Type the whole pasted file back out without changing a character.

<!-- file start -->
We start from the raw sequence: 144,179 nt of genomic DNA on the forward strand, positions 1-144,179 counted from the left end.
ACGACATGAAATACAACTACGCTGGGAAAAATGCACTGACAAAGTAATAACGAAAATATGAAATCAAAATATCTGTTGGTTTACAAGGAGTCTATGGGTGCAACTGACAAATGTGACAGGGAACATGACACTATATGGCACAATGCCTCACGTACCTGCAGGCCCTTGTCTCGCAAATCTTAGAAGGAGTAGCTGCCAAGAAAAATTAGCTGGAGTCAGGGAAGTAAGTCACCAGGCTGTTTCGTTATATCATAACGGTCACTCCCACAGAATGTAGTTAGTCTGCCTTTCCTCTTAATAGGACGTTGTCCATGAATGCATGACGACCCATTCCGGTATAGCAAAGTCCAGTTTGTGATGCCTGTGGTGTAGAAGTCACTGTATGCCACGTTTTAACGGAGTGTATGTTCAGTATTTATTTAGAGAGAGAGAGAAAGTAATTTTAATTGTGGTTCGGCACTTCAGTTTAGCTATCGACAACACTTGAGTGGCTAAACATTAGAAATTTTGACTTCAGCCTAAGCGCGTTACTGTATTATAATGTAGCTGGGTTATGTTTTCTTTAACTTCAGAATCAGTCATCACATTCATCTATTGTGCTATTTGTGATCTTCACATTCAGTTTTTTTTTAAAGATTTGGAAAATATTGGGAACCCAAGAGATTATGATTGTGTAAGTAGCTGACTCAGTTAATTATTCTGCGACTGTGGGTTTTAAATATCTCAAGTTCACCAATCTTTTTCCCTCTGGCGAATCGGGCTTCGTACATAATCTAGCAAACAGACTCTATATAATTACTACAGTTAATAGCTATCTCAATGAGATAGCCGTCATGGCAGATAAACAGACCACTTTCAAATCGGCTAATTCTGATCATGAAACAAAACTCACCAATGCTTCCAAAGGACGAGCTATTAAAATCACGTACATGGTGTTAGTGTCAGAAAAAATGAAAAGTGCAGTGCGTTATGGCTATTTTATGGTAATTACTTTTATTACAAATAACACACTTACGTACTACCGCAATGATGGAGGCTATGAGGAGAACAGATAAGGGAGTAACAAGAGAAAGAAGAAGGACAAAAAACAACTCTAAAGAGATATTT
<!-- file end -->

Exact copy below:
We start from the raw sequence: 144,179 nt of genomic DNA on the forward strand, positions 1-144,179 counted from the left end.
ACGACATGAAATACAACTACGCTGGGAAAAATGCACTGACAAAGTAATAACGAAAATATGAAATCAAAATATCTGTTGGTTTACAAGGAGTCTATGGGTGCAACTGACAAATGTGACAGGGAACATGACACTATATGGCACAATGCCTCACGTACCTGCAGGCCCTTGTCTCGCAAATCTTAGAAGGAGTAGCTGCCAAGAAAAATTAGCTGGAGTCAGGGAAGTAAGTCACCAGGCTGTTTCGTTATATCATAACGGTCACTCCCACAGAATGTAGTTAGTCTGCCTTTCCTCTTAATAGGACGTTGTCCATGAATGCATGACGACCCATTCCGGTATAGCAAAGTCCAGTTTGTGATGCCTGTGGTGTAGAAGTCACTGTATGCCACGTTTTAACGGAGTGTATGTTCAGTATTTATTTAGAGAGAGAGAGAAAGTAATTTTAATTGTGGTTCGGCACTTCAGTTTAGCTATCGACAACACTTGAGTGGCTAAACATTAGAAATTTTGACTTCAGCCTAAGCGCGTTACTGTATTATAATGTAGCTGGGTTATGTTTTCTTTAACTTCAGAATCAGTCATCACATTCATCTATTGTGCTATTTGTGATCTTCACATTCAGTTTTTTTTTAAAGATTTGGAAAATATTGGGAACCCAAGAGATTATGATTGTGTAAGTAGCTGACTCAGTTAATTATTCTGCGACTGTGGGTTTTAAATATCTCAAGTTCACCAATCTTTTTCCCTCTGGCGAATCGGGCTTCGTACATAATCTAGCAAACAGACTCTATATAATTACTACAGTTAATAGCTATCTCAATGAGATAGCCGTCATGGCAGATAAACAGACCACTTTCAAATCGGCTAATTCTGATCATGAAACAAAACTCACCAATGCTTCCAAAGGACGAGCTATTAAAATCACGTACATGGTGTTAGTGTCAGAAAAAATGAAAAGTGCAGTGCGTTATGGCTATTTTATGGTAATTACTTTTATTACAAATAACACACTTACGTACTACCGCAATGATGGAGGCTATGAGGAGAACAGATAAGGGAGTAACAAGAGAAAGAAGAAGGACAAAAAACAACTCTAAAGAGATATTT